Chipset giant Qualcomm faces a hefty fine and a cut in royalty fees as the antitrust probe into its China patent licensing reaches its final stage.
After an eight-month inquiry, the National Development and Reform Commission (NDRC) has determined that Qualcomm Inc. (Nasdaq: QCOM)'s 4G licensing fees are a monopoly under the Anti-Monopoly Law. This is not illegal in itself, but the logic of the process is such that a stiff penalty is inevitable, with domestic media suggesting it could amount to as much as US$1 billion.
The San Diego-based chipmaker, which derives two-thirds of its profit from royalties and sells significant volumes of its processors in China, also appears to have come around to that view. (See Qualcomm Announces Record Third Quarter Fiscal 2014 Results.)
CEO Steve Mollenkopf flew into Beijing Thursday on his third visit to the country since becoming CEO in March. He met with officials, including Premier Li Keqiang and the NDRC, and held a press conference to announce a $150m fund to invest in Chinese startups. Just three weeks ago the company said it would collaborate with Shanghai fab SMIC on 28nm wafer production. (See Qualcomm Commits Up To $150 Million to Strategic Venture Fund in China and SMIC and Qualcomm Collaborate on 28nm Wafer Production in China.)
If Qualcomm feels like it has a target on its back, it isn’t alone among foreign firms in China. In 2013 milk powder companies were fined $110 million for price-fixing, while pharmaceuticals firm GlaxoSmithKline is embroiled in a bribery scandal featuring a sex tape involving its former China chief, and even Starbucks has come under fire for selling expensive coffee.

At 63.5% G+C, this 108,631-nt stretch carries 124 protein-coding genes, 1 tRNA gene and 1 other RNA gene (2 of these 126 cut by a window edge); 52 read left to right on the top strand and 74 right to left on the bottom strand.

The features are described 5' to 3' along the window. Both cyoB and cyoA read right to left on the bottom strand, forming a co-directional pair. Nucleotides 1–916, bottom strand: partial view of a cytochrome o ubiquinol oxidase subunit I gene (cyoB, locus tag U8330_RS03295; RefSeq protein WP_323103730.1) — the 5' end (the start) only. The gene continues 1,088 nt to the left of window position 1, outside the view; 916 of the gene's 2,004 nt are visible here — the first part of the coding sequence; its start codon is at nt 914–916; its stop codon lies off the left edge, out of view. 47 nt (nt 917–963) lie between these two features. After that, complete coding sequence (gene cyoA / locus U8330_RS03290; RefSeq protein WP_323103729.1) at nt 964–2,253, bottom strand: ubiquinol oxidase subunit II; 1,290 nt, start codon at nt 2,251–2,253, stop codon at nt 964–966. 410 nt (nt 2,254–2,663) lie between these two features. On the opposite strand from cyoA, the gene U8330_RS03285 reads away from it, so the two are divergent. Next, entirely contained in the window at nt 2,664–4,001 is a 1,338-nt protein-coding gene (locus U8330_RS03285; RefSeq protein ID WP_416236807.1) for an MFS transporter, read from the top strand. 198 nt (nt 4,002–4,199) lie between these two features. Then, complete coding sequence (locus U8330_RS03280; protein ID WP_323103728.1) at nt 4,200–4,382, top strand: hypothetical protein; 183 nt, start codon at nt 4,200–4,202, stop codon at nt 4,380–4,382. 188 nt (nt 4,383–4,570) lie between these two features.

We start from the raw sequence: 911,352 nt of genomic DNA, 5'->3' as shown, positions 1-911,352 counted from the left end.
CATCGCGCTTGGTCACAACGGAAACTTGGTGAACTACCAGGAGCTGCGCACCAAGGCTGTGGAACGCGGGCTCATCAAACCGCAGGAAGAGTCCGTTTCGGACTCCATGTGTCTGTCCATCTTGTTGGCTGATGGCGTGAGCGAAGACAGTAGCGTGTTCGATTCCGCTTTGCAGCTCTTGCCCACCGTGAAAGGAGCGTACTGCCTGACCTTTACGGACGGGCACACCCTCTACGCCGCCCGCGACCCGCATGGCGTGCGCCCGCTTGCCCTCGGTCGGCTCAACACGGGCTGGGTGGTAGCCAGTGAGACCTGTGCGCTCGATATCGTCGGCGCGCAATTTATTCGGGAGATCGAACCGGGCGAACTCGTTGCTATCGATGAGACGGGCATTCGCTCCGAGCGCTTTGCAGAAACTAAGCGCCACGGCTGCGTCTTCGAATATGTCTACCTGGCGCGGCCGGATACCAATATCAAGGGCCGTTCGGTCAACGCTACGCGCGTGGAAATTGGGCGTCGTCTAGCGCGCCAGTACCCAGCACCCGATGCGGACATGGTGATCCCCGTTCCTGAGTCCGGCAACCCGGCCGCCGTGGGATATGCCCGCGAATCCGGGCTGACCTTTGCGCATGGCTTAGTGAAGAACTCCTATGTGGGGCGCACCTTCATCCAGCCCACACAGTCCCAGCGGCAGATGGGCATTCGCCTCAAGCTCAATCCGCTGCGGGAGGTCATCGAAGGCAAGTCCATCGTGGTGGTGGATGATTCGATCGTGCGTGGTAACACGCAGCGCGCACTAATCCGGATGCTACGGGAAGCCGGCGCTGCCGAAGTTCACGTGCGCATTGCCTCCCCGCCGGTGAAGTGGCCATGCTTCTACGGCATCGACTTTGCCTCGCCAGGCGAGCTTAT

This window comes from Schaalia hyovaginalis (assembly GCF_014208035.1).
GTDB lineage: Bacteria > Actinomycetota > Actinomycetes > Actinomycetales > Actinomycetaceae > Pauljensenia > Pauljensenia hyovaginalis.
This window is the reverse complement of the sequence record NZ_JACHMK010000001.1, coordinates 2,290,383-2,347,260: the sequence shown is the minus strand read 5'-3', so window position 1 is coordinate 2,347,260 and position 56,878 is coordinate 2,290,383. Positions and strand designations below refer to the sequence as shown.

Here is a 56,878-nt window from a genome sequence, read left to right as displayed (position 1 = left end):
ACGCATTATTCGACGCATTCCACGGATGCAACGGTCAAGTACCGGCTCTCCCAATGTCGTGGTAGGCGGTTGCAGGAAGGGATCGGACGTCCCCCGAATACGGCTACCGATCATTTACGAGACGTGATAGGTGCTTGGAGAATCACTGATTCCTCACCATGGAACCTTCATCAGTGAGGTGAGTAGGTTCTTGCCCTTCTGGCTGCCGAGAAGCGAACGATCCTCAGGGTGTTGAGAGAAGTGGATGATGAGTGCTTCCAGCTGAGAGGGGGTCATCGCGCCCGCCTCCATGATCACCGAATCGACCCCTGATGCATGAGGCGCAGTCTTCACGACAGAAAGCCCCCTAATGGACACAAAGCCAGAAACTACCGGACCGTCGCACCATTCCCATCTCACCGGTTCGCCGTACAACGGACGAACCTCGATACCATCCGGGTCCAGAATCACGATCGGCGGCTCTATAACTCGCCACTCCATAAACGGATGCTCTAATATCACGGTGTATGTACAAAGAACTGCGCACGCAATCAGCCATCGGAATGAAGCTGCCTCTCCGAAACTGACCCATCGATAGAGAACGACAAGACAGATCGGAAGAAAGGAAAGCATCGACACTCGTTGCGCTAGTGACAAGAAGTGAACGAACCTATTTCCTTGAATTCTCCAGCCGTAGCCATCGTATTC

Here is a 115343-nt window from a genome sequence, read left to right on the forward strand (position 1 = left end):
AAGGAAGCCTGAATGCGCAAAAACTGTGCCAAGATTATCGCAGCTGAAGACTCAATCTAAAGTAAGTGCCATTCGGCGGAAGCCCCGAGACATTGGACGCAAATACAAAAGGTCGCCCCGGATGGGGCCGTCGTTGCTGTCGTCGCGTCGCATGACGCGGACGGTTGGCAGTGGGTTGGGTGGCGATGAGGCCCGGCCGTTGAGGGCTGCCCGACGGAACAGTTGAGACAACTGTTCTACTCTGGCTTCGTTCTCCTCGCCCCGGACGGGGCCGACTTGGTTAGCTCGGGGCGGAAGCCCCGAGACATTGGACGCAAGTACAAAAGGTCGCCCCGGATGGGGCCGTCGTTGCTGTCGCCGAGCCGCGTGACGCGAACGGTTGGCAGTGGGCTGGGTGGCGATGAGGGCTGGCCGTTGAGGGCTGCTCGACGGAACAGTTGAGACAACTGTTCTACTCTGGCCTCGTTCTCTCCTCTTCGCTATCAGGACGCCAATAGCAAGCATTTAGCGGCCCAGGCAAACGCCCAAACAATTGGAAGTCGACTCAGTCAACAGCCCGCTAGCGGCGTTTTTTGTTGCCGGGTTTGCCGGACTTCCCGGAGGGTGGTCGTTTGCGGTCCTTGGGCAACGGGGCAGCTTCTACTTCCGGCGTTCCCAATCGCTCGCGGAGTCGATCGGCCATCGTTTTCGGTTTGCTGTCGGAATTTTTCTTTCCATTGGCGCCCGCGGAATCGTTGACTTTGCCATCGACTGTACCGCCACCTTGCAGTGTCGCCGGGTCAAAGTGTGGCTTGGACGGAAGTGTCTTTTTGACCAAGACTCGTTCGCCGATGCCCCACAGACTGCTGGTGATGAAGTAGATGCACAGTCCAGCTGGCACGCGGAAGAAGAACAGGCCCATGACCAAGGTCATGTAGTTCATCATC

But analysts point out that while xenophobia may not be far from the surface, high-profile foreign firms are being singled out as a politically safe way of signalling to domestic companies that they need to clean up their act.
IN addition, the Chinese also feel they have a reasonable case against Qualcomm. The say that, as a rule of thumb, patent licensing fees for various technologies shouldn't cumulatively account for more than 10% of the sale price: Qualcomm on its own levies a 5% royalty fee.
Qualcomm has said the uncertainty created by the probe has meant it has had difficulty in collecting from customers -- including one large, unnamed firm -- prompting a 6.65% slide in its stock price Thursday to end the day at $76.17.
If that's not troubling enough, the Financial Times reports that Qualcomm might have to settle by foregoing royalties for LTE TDD, the variant of 4G being deployed on a massive scale by China Mobile Ltd. (NYSE: CHL) and in some areas by the country's other two main operators. (See China Issues More 4G Licenses and China Holds Key to LTE TDD.)
Chinese critics point out this isn't Qualcomm's first brush with competition law. In 2009 the Korean competition regulator fined Qualcomm a record $207 million for abusing its market power over Korean vendors when it held 99.4% of the CDMA chip market.
Meanwhile, Qualcomm continues to produce healthy financial results. For its fiscal third quarter that ended June 29, the company posted record revenues of $6.81 billion, up 9% from a year earlier, and net income of $2.24 billion, up 42%.
— Robert Clark, contributing editor, special to Light Reading